The Reich family in Dobrianychi
The following map shows the village of Dobrianychi. According to my research Wilhelm Reich was born here on March 24, 1897 in house No. 55 on Colony street. His grandfather Chaim Hersch Reich owned house No. 44 and was also the tenant of the local tavern (ukr: “korchma”).
The following map shows the historical places identified in relation to the Reich family:
Reich’s birth house on Colony street
According to the cadastral register the owner of the house originally was the German colonist Christian Fischer (1818-1881), who’s tomb stone can be found on the village’s “old” cemetery. According to Wilhelm Reich’s birth certificate he was born (and circumcised 4 days later) in this particular house. The building, however, does not exist anymore.
The settlers on the colony were presumably protestant. In the planning process of colonies it was standard to keep the different confessions separated by village. In this regard, the cadastral register shows that the evangelical church was a large land owner in Dobrianychi. According to evangelical church documents a chapel with a German school (with 1 class) was established on Colony street. But also this building does not exist anymore.
The further consequences of this information are now open to discussion: Did Wilhelm Reich’s father Leon buy the house after Fischer’s death for his own wife and family? In his marriage certificate Leon Reich is officially declared a resident of Dobrianychi. Why does the house not exist anymore today, while other houses on Colony street (yellow line) have remained? Did the house get ruined by natural decay or was it purposely demolished (because it was Jewish)? The satellite image of colony street demonstrates the open gap on the map. Today the village grocery store (see title photo above) is located roughly at the position, where Wilhelm Reich was presumably born.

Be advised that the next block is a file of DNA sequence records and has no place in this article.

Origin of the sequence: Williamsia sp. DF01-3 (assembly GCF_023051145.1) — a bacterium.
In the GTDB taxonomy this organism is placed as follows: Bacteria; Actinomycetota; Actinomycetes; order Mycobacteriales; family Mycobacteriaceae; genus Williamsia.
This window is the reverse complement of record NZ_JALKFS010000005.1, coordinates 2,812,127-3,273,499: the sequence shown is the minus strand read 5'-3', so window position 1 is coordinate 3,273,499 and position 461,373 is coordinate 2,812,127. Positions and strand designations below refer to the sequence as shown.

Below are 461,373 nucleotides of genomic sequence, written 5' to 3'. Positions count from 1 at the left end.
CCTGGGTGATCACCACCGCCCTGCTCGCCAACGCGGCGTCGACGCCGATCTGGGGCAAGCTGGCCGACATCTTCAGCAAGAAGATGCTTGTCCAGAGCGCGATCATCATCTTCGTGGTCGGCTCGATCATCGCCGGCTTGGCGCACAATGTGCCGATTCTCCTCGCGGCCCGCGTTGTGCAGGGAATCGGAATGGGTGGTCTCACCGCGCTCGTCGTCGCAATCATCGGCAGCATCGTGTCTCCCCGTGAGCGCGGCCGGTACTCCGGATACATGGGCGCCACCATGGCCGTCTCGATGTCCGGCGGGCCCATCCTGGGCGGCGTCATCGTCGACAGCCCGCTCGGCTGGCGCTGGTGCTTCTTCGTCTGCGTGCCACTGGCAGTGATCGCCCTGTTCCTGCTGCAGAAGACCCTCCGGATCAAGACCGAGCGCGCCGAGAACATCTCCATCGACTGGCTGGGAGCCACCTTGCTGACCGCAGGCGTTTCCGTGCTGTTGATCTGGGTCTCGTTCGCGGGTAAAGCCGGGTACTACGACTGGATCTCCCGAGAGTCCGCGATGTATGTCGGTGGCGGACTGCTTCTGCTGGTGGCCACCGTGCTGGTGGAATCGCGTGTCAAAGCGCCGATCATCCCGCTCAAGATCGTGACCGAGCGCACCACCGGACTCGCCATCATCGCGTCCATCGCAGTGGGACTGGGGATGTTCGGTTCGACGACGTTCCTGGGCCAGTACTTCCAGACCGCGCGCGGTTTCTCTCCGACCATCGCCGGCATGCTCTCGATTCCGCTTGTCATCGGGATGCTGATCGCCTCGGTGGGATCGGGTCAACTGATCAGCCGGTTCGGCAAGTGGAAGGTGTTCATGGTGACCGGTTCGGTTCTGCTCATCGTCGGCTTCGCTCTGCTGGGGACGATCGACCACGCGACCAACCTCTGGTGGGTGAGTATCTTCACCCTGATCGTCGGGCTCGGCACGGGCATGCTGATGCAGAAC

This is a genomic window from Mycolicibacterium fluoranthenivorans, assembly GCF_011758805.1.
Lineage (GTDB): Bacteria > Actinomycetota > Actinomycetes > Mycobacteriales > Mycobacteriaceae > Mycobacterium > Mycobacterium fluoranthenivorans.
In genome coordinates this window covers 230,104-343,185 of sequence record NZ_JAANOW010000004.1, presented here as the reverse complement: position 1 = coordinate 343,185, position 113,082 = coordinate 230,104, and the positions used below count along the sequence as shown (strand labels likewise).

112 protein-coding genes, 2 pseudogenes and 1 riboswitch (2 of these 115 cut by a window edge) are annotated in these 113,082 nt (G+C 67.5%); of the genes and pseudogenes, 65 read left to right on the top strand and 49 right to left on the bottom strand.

Reich’s grandfather’s house
Wilhelm Reich’s grandfather Chaim Hersh Reich had been living in Dobrianychi at least since 1875 (according to the cadestral register). He owned a house in the old part of the village, which can be found downhill to the South. Also that house has been demolished. On its territory a new house and garden were created.
According to Wilhelm Reich’s autobiographical notes (published under the name “The passion of youth”), Chaim Hersh Reich was the tenant of the village tavern (ukr: “korchma”). Those taverns were very important places of social activity. According to the cadastral map the village tavern was situated on the road to the church (where e.g. on Sundays all the people passed by on their way to and after service). Also the tavern was demolished. According to a local resident, however, much this took place rather recently at the end of the 20th century. Under Soviet rule the tavern was used as a utility shed for farm appliances. It was a stone building. After the fall of the collective farm system in 1991, people used the stones as building material for their houses.